The most exposed US workers to tasks that artificial intelligence can perform well largely don't feel their jobs are at risk.
Those employees "- many of whom work in information, technology and professional services "- say that the technology will help them more than hurt, according to a Pew Research Center survey released Wednesday. Those with greater exposure tend to be well educated, earn higher wages and are more likely to be women rather than men.
"Asian adults, college graduates and upper-income workers were more likely than other workers to say they think the use of AI in the workplace over the next 20 years will help more than hurt them personally at the workplace," according to the Pew report.
Men were twice as likely to be hopeful about AI than women, the report showed.
The researchers define exposure to AI as the likelihood that it will replace or help certain activities performed at work. They make no determination as to whether workers will lose their jobs as a result or gain new ones, and they also didn't consider the role of robots.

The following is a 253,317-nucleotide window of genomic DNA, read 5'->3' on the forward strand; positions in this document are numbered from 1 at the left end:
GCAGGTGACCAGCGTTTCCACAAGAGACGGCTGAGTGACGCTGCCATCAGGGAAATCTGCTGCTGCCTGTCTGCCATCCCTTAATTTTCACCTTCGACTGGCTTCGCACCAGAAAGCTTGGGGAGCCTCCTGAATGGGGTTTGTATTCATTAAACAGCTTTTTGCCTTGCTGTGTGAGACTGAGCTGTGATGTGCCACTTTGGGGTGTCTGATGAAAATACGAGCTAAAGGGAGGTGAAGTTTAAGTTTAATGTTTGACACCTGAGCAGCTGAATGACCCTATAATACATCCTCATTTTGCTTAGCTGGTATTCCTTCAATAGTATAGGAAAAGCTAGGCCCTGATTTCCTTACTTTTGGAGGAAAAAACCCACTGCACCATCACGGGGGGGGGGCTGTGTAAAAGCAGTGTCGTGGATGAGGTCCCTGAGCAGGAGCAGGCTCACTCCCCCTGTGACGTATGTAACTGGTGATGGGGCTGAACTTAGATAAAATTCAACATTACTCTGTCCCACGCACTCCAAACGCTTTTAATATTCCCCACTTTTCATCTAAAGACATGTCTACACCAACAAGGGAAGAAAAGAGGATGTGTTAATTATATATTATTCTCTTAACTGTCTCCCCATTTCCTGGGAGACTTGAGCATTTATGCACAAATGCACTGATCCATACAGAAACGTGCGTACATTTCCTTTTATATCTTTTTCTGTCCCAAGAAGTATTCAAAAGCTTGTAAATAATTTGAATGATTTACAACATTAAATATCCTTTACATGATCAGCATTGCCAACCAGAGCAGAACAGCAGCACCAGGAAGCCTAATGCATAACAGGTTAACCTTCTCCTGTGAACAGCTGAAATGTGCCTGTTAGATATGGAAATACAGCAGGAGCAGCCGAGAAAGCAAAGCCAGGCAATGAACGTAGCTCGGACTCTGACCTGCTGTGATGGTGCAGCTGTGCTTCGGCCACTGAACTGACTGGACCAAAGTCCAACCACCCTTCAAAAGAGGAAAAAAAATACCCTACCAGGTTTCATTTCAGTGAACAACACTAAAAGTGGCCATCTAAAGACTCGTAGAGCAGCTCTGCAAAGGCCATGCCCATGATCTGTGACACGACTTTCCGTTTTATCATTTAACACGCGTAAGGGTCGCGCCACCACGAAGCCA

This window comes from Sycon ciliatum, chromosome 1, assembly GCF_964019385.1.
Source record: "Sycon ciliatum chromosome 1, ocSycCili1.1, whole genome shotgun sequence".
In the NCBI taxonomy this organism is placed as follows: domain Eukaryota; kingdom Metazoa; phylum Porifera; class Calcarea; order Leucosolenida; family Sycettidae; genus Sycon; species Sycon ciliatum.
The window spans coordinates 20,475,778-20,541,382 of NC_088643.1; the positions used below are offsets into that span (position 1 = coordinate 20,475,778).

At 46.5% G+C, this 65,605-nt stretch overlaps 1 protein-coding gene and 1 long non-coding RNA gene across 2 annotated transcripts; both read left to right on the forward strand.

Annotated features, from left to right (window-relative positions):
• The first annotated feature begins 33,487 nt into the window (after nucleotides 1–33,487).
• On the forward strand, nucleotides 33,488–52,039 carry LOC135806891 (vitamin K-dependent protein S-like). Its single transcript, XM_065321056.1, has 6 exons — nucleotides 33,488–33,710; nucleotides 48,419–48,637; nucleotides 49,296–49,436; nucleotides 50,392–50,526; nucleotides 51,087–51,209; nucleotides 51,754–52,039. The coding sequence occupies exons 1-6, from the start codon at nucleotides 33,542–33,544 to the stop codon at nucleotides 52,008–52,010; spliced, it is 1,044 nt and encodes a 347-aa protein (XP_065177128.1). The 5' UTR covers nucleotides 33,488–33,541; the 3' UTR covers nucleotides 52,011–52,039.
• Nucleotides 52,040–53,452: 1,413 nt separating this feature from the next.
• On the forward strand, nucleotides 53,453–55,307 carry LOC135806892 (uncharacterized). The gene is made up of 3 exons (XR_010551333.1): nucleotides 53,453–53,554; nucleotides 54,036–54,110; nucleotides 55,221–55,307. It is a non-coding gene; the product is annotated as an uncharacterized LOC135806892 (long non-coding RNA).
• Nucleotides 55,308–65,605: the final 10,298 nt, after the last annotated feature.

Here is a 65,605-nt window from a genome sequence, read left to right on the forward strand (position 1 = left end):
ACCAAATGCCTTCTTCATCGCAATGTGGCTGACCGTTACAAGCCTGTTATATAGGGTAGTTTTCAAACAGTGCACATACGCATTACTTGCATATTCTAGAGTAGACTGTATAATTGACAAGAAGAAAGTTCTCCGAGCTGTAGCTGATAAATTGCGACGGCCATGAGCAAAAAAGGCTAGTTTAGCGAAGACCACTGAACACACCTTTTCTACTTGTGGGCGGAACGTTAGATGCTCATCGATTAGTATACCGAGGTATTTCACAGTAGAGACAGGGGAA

The existential risk toward jobs is that AI can bring superhuman intelligence to tasks, but many don't see a direct impact.
Artificial intelligence "- including technologies like ChatGPT and Dall-E "- refers to a range of applications of machine learning, computer vision and natural language processing that can substitute or complement human tasks. Those can range from writing and drawing to providing customer service and driving cars.
While about half of workers in the professional, scientific and technical services sector face a high degree of exposure to AI, only 14% of them say the cons outweigh the pros, Pew found. Similarly, tech and finance workers with high levels of exposure were relatively unfazed.
However, industries with less exposure to AI, like retail trade and transportation, were more likely to say that AI will hurt them more than help. Just 14% of workers in hospitality, services and arts think AI will be beneficial for them, the survey found.